The US Army plans to field prototype artificial intelligence software that would allow soldiers to control unmanned aerial vehicles (UAVs) using voice commands.
The system, known as “Anura”, is being developed by Connecticut-based start-up Primordial Labs. The company is now working on a prototype version of Anura to function with Teledyne FLIR’s Black Hornet nano UAV.
Primordial said on 21 August that US Army Special Operations Command (USASOC) awarded it a business-innovation research grant that will put Anura “into the hands of special operators to make it easier for them to control drones during combat missions”.
The programme will expand on Primordial’s work with the Black Hornet, with the contract covering prototype voice control kits for multiple small UAVs already being operated by USASOC.
“With Anura, war fighters can efficiently and safely execute multi-platform intelligence, surveillance and reconnaissance missions while reducing the training burden and complexity presented by platform-specific ground control stations,” Primordial says.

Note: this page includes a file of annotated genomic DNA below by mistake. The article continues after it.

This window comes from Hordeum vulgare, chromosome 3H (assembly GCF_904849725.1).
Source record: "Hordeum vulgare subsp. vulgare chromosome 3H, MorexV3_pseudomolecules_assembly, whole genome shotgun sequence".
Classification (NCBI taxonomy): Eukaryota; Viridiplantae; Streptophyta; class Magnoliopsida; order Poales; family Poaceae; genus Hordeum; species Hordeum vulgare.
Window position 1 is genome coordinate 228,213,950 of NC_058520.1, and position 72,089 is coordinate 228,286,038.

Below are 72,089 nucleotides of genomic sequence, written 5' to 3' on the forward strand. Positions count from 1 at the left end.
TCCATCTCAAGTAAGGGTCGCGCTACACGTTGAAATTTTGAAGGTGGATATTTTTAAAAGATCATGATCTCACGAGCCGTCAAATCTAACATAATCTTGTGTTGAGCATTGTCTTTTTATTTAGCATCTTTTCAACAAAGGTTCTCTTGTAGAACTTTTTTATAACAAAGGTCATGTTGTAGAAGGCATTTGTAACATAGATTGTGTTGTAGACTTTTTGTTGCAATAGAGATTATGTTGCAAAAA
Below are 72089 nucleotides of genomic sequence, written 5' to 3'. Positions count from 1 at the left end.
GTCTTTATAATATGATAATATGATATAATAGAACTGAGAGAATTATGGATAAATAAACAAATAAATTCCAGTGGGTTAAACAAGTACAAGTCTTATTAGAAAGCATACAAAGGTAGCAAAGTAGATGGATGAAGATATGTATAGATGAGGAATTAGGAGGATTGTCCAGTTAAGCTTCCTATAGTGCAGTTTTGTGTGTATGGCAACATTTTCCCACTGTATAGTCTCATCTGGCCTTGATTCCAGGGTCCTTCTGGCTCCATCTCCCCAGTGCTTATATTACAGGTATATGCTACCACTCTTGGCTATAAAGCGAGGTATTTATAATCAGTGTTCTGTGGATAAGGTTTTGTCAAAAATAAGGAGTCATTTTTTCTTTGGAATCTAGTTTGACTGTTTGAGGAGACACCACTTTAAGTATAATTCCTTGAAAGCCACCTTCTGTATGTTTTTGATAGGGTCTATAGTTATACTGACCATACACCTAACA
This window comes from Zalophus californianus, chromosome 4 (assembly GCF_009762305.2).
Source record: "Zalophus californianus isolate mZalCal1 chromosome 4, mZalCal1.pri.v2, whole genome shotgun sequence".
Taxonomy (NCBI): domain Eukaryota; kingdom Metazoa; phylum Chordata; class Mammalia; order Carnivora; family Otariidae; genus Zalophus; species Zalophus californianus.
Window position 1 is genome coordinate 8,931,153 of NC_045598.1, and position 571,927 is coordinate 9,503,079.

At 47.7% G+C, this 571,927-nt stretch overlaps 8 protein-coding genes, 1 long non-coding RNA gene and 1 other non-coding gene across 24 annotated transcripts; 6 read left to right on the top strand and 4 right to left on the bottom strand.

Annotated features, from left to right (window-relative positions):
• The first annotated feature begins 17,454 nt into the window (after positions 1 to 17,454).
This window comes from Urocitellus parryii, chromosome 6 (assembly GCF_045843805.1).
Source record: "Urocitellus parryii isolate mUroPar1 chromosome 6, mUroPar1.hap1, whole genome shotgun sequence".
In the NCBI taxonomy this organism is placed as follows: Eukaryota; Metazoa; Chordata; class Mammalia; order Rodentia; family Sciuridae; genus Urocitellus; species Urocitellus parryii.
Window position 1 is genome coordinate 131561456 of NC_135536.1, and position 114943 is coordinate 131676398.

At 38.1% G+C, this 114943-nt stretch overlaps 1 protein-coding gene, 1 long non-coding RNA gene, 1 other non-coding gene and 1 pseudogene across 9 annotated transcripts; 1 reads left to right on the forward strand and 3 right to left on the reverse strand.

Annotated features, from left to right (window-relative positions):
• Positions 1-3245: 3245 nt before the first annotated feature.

In a May interview with FlightGlobal at the Special Operations Forces Week conference, Primordial’s director of product Mick Adkins said the “conversational voice interface” technology will be platform-independent, meaning that it is not specific to any UAV type.
Adkins said Anura will lessen the cognitive burden on troops operating UAVs in the field by giving them “heads-up, hands-free control of unmanned systems”.
Primordial chief executive Lee Ritholtz on 21 August called the army contract a significant milestone for the young company, which plans to release version 1.0 of its Anura system in the fourth quarter of 2023.
The company says it is accepting advance orders from national security customers.